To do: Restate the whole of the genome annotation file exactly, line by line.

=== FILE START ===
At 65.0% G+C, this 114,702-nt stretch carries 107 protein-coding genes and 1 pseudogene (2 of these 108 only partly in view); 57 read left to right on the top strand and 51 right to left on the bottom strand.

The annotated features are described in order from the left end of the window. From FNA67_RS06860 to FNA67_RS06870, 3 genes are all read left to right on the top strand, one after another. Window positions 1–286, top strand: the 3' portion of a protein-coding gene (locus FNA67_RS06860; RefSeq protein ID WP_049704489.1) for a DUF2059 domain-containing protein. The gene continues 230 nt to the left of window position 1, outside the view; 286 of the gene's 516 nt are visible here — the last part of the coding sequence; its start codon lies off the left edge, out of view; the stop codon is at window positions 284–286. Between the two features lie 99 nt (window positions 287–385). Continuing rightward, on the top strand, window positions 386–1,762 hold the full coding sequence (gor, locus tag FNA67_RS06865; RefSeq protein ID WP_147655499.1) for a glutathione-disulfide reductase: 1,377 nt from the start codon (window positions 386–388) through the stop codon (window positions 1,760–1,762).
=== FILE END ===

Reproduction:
At 65.0% G+C, this 114,702-nt stretch carries 107 protein-coding genes and 1 pseudogene (2 of these 108 only partly in view); 57 read left to right on the top strand and 51 right to left on the bottom strand.

The annotated features are described in order from the left end of the window. From FNA67_RS06860 to FNA67_RS06870, 3 genes are all read left to right on the top strand, one after another. Window positions 1–286, top strand: the 3' portion of a protein-coding gene (locus FNA67_RS06860; RefSeq protein ID WP_049704489.1) for a DUF2059 domain-containing protein. The gene continues 230 nt to the left of window position 1, outside the view; 286 of the gene's 516 nt are visible here — the last part of the coding sequence; its start codon lies off the left edge, out of view; the stop codon is at window positions 284–286. Between the two features lie 99 nt (window positions 287–385). Continuing rightward, on the top strand, window positions 386–1,762 hold the full coding sequence (gor, locus tag FNA67_RS06865; RefSeq protein ID WP_147655499.1) for a glutathione-disulfide reductase: 1,377 nt from the start codon (window positions 386–388) through the stop codon (window positions 1,760–1,762).